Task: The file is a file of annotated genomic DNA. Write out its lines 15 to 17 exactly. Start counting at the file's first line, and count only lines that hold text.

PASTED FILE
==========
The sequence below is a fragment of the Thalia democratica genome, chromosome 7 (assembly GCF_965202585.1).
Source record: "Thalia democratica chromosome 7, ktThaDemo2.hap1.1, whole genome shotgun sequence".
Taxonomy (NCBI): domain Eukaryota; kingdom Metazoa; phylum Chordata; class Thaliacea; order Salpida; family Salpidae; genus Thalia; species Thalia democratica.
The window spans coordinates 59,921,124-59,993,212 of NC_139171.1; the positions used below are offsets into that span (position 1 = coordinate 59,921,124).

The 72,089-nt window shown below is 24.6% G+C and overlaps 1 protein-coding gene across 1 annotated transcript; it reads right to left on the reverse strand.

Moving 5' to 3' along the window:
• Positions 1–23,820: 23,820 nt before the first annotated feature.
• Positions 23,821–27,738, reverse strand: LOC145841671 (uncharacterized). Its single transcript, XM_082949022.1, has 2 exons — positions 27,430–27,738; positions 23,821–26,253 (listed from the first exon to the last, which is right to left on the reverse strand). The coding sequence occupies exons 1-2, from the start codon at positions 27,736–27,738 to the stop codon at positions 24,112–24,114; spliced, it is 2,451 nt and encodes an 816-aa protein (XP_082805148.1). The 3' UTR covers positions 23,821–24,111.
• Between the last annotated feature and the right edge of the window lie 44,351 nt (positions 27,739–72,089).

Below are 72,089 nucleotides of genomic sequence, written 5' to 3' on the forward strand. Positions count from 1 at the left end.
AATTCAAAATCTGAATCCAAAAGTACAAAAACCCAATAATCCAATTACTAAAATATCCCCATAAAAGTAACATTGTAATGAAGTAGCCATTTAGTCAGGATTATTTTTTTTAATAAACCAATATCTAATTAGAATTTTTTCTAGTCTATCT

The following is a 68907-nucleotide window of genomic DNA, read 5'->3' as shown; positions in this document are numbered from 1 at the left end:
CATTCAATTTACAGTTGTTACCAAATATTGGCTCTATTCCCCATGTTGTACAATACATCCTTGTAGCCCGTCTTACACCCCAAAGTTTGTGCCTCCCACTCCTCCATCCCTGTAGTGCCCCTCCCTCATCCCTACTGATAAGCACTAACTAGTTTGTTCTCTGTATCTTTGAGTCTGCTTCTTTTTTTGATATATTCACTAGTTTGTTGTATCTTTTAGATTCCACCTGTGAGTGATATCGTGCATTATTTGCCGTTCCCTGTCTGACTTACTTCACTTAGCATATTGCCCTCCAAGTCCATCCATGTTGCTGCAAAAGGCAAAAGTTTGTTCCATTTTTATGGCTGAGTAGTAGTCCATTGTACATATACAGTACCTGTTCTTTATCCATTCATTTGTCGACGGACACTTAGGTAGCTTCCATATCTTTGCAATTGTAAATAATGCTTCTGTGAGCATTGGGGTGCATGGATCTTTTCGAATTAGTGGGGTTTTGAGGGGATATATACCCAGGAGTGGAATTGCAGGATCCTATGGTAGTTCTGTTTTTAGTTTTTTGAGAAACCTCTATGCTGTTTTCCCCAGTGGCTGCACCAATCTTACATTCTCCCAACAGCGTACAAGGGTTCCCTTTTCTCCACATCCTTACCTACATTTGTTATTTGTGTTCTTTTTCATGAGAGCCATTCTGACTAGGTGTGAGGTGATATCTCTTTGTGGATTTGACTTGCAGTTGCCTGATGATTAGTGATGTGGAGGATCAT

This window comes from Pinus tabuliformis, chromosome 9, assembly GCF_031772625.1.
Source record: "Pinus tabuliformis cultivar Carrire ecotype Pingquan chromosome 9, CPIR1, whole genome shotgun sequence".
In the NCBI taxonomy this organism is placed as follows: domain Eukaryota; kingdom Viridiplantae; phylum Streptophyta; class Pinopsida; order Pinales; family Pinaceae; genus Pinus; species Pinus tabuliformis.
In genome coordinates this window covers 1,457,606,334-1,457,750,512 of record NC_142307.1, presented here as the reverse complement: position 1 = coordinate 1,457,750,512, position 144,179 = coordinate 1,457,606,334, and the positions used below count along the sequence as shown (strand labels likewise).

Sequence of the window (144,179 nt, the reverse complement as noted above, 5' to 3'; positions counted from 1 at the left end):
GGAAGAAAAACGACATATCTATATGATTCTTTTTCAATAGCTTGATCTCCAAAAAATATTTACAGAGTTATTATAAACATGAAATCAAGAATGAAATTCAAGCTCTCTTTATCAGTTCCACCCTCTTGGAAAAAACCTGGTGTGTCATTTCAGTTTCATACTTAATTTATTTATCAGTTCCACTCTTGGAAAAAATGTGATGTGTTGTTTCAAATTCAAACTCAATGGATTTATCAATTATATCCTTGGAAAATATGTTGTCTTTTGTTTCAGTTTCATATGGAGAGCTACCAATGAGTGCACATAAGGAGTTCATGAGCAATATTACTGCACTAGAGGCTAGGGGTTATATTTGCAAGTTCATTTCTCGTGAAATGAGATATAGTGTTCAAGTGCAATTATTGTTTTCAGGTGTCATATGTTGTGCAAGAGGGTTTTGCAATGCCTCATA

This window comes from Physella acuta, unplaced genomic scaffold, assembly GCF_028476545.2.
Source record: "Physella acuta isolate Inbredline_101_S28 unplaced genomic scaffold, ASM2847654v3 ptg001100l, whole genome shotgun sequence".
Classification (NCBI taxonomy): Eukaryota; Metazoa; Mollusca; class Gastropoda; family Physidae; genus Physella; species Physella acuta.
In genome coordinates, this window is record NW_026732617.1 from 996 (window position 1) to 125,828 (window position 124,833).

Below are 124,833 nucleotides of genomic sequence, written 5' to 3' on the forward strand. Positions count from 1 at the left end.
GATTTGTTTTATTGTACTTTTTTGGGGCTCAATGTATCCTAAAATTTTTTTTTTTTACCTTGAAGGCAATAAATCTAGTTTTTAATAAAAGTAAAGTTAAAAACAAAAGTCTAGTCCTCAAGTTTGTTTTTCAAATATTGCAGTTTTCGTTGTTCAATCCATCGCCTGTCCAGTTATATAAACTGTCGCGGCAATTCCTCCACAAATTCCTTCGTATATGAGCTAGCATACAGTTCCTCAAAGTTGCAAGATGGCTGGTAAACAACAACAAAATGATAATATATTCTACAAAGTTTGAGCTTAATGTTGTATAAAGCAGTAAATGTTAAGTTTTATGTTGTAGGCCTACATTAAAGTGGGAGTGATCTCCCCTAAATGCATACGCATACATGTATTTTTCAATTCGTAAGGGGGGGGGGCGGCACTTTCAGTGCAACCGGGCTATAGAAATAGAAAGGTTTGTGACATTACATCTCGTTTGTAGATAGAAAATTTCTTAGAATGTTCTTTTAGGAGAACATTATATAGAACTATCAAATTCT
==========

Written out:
Source record: "Pinus tabuliformis cultivar Carrire ecotype Pingquan chromosome 9, CPIR1, whole genome shotgun sequence".
In the NCBI taxonomy this organism is placed as follows: domain Eukaryota; kingdom Viridiplantae; phylum Streptophyta; class Pinopsida; order Pinales; family Pinaceae; genus Pinus; species Pinus tabuliformis.
In genome coordinates this window covers 1,457,606,334-1,457,750,512 of record NC_142307.1, presented here as the reverse complement: position 1 = coordinate 1,457,750,512, position 144,179 = coordinate 1,457,606,334, and the positions used below count along the sequence as shown (strand labels likewise).